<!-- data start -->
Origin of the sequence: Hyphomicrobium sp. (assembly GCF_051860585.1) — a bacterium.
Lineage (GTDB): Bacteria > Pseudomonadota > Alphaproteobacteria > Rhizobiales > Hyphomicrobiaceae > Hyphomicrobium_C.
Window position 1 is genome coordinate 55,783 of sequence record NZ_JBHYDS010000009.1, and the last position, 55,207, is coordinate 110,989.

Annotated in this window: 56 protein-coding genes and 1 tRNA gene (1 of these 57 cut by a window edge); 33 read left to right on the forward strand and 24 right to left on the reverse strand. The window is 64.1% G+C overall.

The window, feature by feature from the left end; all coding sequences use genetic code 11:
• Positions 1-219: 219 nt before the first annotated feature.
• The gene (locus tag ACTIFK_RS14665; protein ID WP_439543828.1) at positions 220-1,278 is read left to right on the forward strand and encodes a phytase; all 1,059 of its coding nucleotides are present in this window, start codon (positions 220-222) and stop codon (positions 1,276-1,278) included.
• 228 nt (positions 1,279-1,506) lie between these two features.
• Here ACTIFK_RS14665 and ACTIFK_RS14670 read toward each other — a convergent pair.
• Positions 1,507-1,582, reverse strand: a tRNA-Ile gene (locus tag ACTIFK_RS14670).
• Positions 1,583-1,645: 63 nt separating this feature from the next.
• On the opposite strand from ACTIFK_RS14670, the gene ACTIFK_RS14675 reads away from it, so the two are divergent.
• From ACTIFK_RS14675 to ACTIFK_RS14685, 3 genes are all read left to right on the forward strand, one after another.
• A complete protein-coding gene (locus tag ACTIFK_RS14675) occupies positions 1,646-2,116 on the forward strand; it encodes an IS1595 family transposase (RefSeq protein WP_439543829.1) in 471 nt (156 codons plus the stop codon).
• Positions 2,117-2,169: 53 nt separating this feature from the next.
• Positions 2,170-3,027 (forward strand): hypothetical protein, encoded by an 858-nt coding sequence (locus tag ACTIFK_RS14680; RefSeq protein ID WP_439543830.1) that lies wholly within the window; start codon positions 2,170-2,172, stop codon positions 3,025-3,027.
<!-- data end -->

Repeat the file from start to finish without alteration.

Origin of the sequence: Hyphomicrobium sp. (assembly GCF_051860585.1) — a bacterium.
Lineage (GTDB): Bacteria > Pseudomonadota > Alphaproteobacteria > Rhizobiales > Hyphomicrobiaceae > Hyphomicrobium_C.
Window position 1 is genome coordinate 55,783 of sequence record NZ_JBHYDS010000009.1, and the last position, 55,207, is coordinate 110,989.

Annotated in this window: 56 protein-coding genes and 1 tRNA gene (1 of these 57 cut by a window edge); 33 read left to right on the forward strand and 24 right to left on the reverse strand. The window is 64.1% G+C overall.

The window, feature by feature from the left end; all coding sequences use genetic code 11:
• Positions 1-219: 219 nt before the first annotated feature.
• The gene (locus tag ACTIFK_RS14665; protein ID WP_439543828.1) at positions 220-1,278 is read left to right on the forward strand and encodes a phytase; all 1,059 of its coding nucleotides are present in this window, start codon (positions 220-222) and stop codon (positions 1,276-1,278) included.
• 228 nt (positions 1,279-1,506) lie between these two features.
• Here ACTIFK_RS14665 and ACTIFK_RS14670 read toward each other — a convergent pair.
• Positions 1,507-1,582, reverse strand: a tRNA-Ile gene (locus tag ACTIFK_RS14670).
• Positions 1,583-1,645: 63 nt separating this feature from the next.
• On the opposite strand from ACTIFK_RS14670, the gene ACTIFK_RS14675 reads away from it, so the two are divergent.
• From ACTIFK_RS14675 to ACTIFK_RS14685, 3 genes are all read left to right on the forward strand, one after another.
• A complete protein-coding gene (locus tag ACTIFK_RS14675) occupies positions 1,646-2,116 on the forward strand; it encodes an IS1595 family transposase (RefSeq protein WP_439543829.1) in 471 nt (156 codons plus the stop codon).
• Positions 2,117-2,169: 53 nt separating this feature from the next.
• Positions 2,170-3,027 (forward strand): hypothetical protein, encoded by an 858-nt coding sequence (locus tag ACTIFK_RS14680; RefSeq protein ID WP_439543830.1) that lies wholly within the window; start codon positions 2,170-2,172, stop codon positions 3,025-3,027.